Miller, M. The Butterfly Effect. Mary Miller, 1998, 92pp, 5 essays. Lyrical personal essays that tell stories from the author’s life and explore many strands of environmental issues and ethics.

Peine. Women for the Wild: Douglas, Edge, Murie and the American Conservation Movement. Mary Anne Peine, 2002, 150pp w/ footnotes. Profiles of 3 women exemplary in American conservation. Primary Sources.

Peluso. The Saguaro and the Octopus: Exploring Natural History through Personal Essays & Illustrations. Beth Peluso, 2002, 111 pp w/ 6 pp Biblio. Four personal natural history essays and eight original paintings combine to complement the exploration of landscape and nature in the Great Barrier Reef, the Sonoran Desert, the Missouri River breaks, and a British Columbia glacier field.

Petrosyan. Western Religious Beliefs and Environment: Personal Reflections on the Religion and Environment. Varya Petrosyan, 2000, 51pp. Student from republic of Georgia writing in non-native English about both her personal understanding of religion and environment and historical relationships of Judaism, Christianity, and Islam with natural world.

Ryan. Works. Leslie Ryan, 1995, 105pp, 3 essays. Three intensely imaginative & wide-ranging personal essays covering the author’s childhood, feminism, child abuse, wilderness training courses, and contemporary movies. Each of them subsequently published. Author won 2000 Rona Jaffee Writing Award .

Sainsbury. Flying Lessons. Lynn Sainsbury, 1998, 95pp, 3 essays. Series of related personal essays about author’s relationship with her father, an errant geologist and Alaskan bush-pilot.

Schalm. Archaeology of an Intimate Landscape. Karin Schalm, 1996, 39 pp, 2 essays, 3 poems. Personal essays and poetry about destruction (of landscape through development, and of personality through molestation) and about the possibilities of restoration and healing. Author acknowledges work of Leslie Ryan.

Schwan. Gender, Power, and the Environmental Movement: A critique and model for change. Bryony Schwan, 1997, 114pp, w/ 8pp Notes, 2pp Biblio, 11pp App. Analysis of enviromental movement’s gender imbalance and resultant ineffectivness, using personal experience from years of activism, surveys, and research, and an account of the founding of Women’s Voices for the Earth (WVE) in Missoula, MT, in 1995.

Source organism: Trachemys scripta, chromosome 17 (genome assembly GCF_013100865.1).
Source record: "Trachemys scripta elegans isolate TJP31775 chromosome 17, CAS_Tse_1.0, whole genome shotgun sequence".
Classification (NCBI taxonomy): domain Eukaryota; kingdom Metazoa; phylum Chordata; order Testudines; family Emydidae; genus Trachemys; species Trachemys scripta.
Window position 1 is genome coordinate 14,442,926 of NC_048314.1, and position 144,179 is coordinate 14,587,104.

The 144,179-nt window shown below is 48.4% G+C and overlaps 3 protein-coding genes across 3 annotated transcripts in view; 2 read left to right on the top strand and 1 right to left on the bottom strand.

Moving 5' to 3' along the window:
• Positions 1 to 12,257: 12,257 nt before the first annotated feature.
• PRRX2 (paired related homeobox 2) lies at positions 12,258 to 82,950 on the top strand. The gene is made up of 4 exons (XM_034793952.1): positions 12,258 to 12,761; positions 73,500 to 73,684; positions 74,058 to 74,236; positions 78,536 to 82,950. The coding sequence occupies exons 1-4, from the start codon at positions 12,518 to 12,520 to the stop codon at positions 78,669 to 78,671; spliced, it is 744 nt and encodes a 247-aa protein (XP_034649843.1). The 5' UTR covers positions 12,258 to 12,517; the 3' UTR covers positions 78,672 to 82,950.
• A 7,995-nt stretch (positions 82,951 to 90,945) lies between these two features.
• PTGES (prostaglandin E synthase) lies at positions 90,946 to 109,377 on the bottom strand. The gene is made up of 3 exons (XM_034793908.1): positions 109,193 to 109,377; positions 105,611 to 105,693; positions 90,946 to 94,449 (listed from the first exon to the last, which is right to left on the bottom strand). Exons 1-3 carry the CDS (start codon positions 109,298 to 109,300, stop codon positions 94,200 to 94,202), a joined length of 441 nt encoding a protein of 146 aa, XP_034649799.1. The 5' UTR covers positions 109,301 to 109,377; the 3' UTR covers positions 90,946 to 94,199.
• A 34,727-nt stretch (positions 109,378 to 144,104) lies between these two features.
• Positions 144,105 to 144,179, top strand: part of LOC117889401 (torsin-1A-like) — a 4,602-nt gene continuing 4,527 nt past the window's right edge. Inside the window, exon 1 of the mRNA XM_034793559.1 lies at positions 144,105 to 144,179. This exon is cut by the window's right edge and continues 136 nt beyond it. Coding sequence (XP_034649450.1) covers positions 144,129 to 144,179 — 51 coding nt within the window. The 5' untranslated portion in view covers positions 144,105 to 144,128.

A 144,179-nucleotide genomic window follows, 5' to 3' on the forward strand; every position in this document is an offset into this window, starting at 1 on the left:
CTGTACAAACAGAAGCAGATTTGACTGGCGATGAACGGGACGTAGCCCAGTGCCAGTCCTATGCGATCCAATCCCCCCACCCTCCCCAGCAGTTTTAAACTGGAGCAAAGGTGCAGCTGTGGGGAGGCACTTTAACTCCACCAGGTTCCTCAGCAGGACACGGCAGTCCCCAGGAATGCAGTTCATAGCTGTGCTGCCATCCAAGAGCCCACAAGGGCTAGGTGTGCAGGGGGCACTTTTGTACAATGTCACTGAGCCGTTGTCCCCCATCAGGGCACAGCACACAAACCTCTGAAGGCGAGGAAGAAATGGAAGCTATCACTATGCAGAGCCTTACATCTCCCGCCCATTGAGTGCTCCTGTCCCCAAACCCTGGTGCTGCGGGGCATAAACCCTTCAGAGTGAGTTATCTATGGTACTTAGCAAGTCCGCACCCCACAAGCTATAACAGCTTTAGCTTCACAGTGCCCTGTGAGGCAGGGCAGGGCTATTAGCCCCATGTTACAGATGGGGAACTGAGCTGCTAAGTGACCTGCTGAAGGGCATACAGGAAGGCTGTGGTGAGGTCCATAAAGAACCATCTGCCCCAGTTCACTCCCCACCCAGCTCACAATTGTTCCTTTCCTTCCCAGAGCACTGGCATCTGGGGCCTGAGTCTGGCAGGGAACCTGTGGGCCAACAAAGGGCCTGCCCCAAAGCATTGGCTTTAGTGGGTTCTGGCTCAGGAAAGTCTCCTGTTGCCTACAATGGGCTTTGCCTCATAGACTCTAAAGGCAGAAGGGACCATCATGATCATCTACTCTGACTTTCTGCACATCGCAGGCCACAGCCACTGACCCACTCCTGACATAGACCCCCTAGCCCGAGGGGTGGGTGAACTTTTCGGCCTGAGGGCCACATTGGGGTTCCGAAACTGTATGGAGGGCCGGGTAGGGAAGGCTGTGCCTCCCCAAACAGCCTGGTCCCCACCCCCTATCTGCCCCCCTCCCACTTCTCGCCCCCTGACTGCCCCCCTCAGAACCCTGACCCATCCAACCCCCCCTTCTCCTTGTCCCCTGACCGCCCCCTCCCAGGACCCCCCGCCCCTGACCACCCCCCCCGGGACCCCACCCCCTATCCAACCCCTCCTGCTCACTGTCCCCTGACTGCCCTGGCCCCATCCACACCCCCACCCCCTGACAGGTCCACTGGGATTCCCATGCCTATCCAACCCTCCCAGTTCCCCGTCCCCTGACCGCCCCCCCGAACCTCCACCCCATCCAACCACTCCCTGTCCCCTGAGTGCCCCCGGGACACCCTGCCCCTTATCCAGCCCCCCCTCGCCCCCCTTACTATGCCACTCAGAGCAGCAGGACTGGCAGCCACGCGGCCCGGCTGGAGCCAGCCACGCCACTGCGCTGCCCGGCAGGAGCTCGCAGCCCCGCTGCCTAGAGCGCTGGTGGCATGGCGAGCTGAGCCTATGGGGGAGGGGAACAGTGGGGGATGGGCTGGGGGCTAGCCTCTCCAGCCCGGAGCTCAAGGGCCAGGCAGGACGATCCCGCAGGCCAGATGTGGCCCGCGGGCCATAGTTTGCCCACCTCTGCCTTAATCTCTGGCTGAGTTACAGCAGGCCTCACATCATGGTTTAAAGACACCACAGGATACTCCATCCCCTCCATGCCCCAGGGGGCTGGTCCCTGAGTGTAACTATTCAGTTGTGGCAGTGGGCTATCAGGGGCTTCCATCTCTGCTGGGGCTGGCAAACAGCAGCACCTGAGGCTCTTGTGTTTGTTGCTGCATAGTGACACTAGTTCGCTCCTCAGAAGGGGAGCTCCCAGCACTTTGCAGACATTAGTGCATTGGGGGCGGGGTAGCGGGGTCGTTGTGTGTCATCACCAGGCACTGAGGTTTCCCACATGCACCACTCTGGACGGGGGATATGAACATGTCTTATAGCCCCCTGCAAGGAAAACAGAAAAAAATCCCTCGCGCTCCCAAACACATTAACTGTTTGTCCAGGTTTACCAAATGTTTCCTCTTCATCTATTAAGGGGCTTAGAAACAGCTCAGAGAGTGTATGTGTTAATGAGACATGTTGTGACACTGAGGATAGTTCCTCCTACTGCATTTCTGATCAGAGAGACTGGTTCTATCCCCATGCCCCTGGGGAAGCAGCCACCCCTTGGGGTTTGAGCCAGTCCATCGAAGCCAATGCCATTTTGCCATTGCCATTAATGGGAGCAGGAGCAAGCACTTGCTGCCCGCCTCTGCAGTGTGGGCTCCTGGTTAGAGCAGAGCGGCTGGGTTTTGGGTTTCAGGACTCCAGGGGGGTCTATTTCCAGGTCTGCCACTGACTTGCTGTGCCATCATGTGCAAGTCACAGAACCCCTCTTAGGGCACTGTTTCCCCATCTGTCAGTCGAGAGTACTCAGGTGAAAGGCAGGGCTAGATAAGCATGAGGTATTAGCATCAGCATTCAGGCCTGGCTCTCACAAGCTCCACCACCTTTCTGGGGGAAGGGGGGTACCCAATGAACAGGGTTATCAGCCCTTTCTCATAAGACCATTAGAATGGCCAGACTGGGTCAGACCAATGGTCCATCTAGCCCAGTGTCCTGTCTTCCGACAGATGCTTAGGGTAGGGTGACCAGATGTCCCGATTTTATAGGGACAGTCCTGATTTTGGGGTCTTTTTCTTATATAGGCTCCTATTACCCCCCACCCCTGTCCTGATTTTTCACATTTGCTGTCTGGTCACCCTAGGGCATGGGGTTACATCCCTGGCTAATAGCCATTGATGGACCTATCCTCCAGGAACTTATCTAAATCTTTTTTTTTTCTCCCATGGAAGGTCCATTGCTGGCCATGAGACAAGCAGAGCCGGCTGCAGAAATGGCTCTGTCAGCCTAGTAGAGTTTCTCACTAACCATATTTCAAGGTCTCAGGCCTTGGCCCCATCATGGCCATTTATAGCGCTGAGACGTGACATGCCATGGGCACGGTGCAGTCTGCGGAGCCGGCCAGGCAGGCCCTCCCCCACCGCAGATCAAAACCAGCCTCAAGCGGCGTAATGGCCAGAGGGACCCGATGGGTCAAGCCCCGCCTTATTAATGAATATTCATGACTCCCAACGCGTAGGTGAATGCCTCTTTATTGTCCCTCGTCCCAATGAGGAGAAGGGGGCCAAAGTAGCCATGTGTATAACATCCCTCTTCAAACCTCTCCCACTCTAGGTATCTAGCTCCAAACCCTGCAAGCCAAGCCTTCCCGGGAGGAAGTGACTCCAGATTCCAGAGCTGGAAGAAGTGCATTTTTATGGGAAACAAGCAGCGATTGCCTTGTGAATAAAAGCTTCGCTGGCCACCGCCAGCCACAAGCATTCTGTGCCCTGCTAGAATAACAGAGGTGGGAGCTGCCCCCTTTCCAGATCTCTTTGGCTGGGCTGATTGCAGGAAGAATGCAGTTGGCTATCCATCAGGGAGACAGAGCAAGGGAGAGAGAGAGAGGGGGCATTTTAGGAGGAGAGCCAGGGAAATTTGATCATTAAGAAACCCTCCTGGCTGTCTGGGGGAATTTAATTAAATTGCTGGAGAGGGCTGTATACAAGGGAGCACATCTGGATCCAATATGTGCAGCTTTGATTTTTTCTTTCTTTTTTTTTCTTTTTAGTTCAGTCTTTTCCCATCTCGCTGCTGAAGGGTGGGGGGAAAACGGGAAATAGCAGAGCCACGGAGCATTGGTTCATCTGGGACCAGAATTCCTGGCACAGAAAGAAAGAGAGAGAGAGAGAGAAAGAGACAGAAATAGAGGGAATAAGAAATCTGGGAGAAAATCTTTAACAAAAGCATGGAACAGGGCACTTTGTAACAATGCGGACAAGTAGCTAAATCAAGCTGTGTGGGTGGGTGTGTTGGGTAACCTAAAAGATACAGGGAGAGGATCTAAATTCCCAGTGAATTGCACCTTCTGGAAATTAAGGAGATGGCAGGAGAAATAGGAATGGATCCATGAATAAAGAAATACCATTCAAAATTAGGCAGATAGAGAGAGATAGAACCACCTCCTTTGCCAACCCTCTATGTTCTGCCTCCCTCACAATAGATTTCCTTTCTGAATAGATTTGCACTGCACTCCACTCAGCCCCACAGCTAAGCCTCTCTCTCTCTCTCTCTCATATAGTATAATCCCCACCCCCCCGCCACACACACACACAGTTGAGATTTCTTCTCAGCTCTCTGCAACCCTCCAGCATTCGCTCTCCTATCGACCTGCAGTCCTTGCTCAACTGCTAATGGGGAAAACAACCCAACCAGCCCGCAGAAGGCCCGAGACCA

Scholl. Bitterroots: A Collection of Environmental Writing on Environmental Ethics. Ron Scholl., 1998, 502 pp. Six essays, a prose poem, a novella, and a video script all exploring environmental ethics, particularly the use of storytelling, the impact of family and place, and E ethics in relation to human ethics.

Stern. Fellow Travelers: Cruising the Globe in Search of Home, Community, and Hope for the Future. Richard Stern, 1997, 110pp. Five personal essays recounting experiences in India, Thailand, Mexico, and Chiapas, most of them part of author’s participation in the Intern’tl Ecology Project Global Ecology Course.

Strohmaier. Drift Smoke: A Meditation on Fire and Loss in the American West. David Strohmaier, 1999, 131pp w/ 15pp Notes. Personal reflection and narrative are form to explore four categories of loss that wild fire brings: loss of fire, of life, of livelihood, and of place. Follow-up book, Seasons of Fire, published by U. of Nevada Press in 2001.

Thomas-Adams. Pornography, Hunting, and the Anxiety of Control. Joel Thomas-Adams, 1993, 197pp w/ 38pp Biblio/Notes. An extension of ecofeminist thought exploring masculine sexuality in two extreme and dominant forms—pornography and hunting—as connected to environmental explotiation and degradation.

Todd. An Anthology of Vermin. Kim Todd, 1999, 93 pp, 6 essays w/ 11pp Notes, Biblio. Related essay series each about intentional introductions of animals into US: honey bees, sea lampreys, vendalia beetles, reindeer, nutria, and kangaroos. Concurrent MFA thesis, “The Stranger’s Craft,” about similar topic. In 2001, author published Tinkering with Eden., a composite and revision of both theses.

Trent. Smashing the Tiger: Wildlife in Hong Kong. Tiffany Trent, 2002, 94pp w/ 3pp Biblio. Four personal narrative essays that inquire into conservation practices in Hong Kong and China, pinpointing differences between American, European/British, and Chinese conservation values and connections with animals.

Weygandt. Release: Three Seasons in the Wild with Peregrine Falcons. Clara Sophia Weygandt, 2002, 117pp. Natural history of peregrines woven into five personal essays recounting five seasons of falcon reintroduction work in California. Explores conservation and restoration issues through authentic personal stories.